That is something that the full site survey would address.

For the future, will there be a EIA undertaken for the site, as Ardeer Peninsula is one of the most biodiverse sites in Scotland and this information is readily available?

Yes, an EIA will be part of the full planning process that will be undertaken if Ardeer was selected as the site for STEP .

There is evidence of erosion of the Ardeer peninsula by the sea. How has this and the expected rise in sea levels been taken into account in the planning for the plant?

The Ardeer Peninsula might be at risk from rising sea levels due to climate change and from the pictures it looks like part of the building will be below ground level – can you explain your risk assessment to us?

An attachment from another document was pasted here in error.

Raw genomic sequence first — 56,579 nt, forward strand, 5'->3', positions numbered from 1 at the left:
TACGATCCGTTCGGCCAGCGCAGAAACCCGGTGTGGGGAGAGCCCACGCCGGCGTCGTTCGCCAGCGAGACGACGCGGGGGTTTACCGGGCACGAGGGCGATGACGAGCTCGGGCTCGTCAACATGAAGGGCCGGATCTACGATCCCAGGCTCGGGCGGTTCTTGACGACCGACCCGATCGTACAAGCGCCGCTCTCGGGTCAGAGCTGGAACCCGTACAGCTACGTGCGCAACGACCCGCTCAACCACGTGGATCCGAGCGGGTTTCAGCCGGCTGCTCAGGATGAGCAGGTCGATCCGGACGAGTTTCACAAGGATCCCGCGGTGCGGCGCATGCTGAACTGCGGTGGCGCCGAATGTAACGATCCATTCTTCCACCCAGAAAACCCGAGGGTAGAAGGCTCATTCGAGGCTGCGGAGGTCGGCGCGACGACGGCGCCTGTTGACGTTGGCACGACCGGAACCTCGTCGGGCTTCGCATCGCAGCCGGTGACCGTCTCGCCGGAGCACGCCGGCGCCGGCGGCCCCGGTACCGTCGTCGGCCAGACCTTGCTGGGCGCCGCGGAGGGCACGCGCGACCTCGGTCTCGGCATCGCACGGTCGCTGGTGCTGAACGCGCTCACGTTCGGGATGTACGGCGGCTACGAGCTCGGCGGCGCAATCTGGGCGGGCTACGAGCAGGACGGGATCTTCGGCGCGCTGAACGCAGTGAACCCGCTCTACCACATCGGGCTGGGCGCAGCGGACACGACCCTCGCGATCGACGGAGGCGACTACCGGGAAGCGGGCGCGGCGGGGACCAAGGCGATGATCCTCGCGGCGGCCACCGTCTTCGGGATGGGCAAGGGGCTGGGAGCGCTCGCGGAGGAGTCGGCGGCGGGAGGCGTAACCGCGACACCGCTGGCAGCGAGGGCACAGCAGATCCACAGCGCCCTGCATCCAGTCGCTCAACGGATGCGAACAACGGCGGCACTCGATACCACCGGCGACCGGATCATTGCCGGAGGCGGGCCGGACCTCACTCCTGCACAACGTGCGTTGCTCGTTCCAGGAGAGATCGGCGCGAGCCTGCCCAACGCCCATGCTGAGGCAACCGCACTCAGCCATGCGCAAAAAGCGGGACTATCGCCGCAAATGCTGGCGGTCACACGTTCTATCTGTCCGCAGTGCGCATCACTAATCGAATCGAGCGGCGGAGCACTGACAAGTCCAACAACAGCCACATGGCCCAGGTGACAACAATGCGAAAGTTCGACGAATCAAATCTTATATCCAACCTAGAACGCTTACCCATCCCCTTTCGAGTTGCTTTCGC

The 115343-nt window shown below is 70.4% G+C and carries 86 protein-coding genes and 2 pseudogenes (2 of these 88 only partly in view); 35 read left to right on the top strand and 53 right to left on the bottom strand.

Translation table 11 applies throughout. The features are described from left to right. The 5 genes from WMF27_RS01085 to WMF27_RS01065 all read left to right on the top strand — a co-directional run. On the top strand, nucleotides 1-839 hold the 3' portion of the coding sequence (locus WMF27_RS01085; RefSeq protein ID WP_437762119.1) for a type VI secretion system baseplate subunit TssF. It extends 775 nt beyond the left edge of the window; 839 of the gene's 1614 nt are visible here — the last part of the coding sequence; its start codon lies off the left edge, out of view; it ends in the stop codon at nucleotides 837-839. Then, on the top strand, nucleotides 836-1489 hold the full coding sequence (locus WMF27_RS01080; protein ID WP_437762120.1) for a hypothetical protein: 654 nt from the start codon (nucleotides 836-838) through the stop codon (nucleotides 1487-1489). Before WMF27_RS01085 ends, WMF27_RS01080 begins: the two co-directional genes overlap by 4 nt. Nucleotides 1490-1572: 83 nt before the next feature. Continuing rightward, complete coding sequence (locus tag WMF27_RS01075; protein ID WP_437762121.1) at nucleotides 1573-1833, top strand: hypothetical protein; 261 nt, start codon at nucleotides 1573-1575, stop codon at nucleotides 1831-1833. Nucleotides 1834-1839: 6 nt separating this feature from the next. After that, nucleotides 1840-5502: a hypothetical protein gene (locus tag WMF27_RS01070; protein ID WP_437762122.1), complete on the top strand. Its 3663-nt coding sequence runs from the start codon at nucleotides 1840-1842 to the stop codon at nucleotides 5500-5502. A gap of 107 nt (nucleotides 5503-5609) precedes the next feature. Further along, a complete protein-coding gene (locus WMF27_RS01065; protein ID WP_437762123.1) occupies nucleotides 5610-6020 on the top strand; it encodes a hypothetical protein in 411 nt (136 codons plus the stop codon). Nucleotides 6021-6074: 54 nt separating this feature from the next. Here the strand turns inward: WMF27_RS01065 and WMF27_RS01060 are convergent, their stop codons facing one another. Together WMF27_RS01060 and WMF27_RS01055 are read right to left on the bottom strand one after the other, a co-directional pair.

Good point – the whole peninsula will need protecting against rising sea levels, irrespective of STEP

The artist’s impression of what STEP might look like doesn’t take into account any prevailing local conditions – it had to be produced before the site competition was started. Any final design will be tailored to the selected site, and the prevailing conditions.

What would happen if the site goes ahead and becomes flooded by sea water?

The intention is to have minimal effect on any natural resources – remember, if STEP comes to Ardeer, it will only use a fraction of the available land holding, and no environmentally sensitive areas will be damaged – including the sand dunes

Would protecting the site put the rest of Ardeer at greater risk?